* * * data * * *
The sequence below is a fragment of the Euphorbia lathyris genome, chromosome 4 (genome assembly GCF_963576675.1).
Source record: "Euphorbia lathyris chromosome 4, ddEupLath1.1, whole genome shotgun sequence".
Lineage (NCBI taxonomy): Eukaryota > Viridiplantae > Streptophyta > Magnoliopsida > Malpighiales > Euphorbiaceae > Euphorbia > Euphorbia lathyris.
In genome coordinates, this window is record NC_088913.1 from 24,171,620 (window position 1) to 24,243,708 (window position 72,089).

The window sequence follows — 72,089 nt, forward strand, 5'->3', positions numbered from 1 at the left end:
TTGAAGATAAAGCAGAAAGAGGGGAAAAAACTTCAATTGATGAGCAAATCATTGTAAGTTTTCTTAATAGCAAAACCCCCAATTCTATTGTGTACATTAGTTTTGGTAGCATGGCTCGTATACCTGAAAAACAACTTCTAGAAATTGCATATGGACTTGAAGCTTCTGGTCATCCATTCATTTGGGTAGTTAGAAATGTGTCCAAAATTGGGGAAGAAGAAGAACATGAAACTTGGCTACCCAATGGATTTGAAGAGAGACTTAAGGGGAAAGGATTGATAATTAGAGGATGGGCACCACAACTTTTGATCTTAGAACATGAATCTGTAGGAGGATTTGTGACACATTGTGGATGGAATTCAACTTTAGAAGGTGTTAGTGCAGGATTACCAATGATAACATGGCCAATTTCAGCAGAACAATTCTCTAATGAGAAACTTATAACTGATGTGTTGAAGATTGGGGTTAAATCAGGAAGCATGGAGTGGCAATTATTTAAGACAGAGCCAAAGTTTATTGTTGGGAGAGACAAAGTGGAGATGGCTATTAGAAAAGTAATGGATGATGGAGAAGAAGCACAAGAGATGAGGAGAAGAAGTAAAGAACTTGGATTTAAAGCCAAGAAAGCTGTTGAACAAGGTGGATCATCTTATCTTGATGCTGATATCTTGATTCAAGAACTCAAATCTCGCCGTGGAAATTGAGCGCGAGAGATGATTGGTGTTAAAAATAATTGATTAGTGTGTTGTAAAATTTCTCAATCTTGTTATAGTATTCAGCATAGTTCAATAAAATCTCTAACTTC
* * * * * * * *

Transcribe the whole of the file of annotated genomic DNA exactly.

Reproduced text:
The sequence below is a fragment of the Euphorbia lathyris genome, chromosome 4 (genome assembly GCF_963576675.1).
Source record: "Euphorbia lathyris chromosome 4, ddEupLath1.1, whole genome shotgun sequence".
Lineage (NCBI taxonomy): Eukaryota > Viridiplantae > Streptophyta > Magnoliopsida > Malpighiales > Euphorbiaceae > Euphorbia > Euphorbia lathyris.
In genome coordinates, this window is record NC_088913.1 from 24,171,620 (window position 1) to 24,243,708 (window position 72,089).

The window sequence follows — 72,089 nt, forward strand, 5'->3', positions numbered from 1 at the left end:
TTGAAGATAAAGCAGAAAGAGGGGAAAAAACTTCAATTGATGAGCAAATCATTGTAAGTTTTCTTAATAGCAAAACCCCCAATTCTATTGTGTACATTAGTTTTGGTAGCATGGCTCGTATACCTGAAAAACAACTTCTAGAAATTGCATATGGACTTGAAGCTTCTGGTCATCCATTCATTTGGGTAGTTAGAAATGTGTCCAAAATTGGGGAAGAAGAAGAACATGAAACTTGGCTACCCAATGGATTTGAAGAGAGACTTAAGGGGAAAGGATTGATAATTAGAGGATGGGCACCACAACTTTTGATCTTAGAACATGAATCTGTAGGAGGATTTGTGACACATTGTGGATGGAATTCAACTTTAGAAGGTGTTAGTGCAGGATTACCAATGATAACATGGCCAATTTCAGCAGAACAATTCTCTAATGAGAAACTTATAACTGATGTGTTGAAGATTGGGGTTAAATCAGGAAGCATGGAGTGGCAATTATTTAAGACAGAGCCAAAGTTTATTGTTGGGAGAGACAAAGTGGAGATGGCTATTAGAAAAGTAATGGATGATGGAGAAGAAGCACAAGAGATGAGGAGAAGAAGTAAAGAACTTGGATTTAAAGCCAAGAAAGCTGTTGAACAAGGTGGATCATCTTATCTTGATGCTGATATCTTGATTCAAGAACTCAAATCTCGCCGTGGAAATTGAGCGCGAGAGATGATTGGTGTTAAAAATAATTGATTAGTGTGTTGTAAAATTTCTCAATCTTGTTATAGTATTCAGCATAGTTCAATAAAATCTCTAACTTC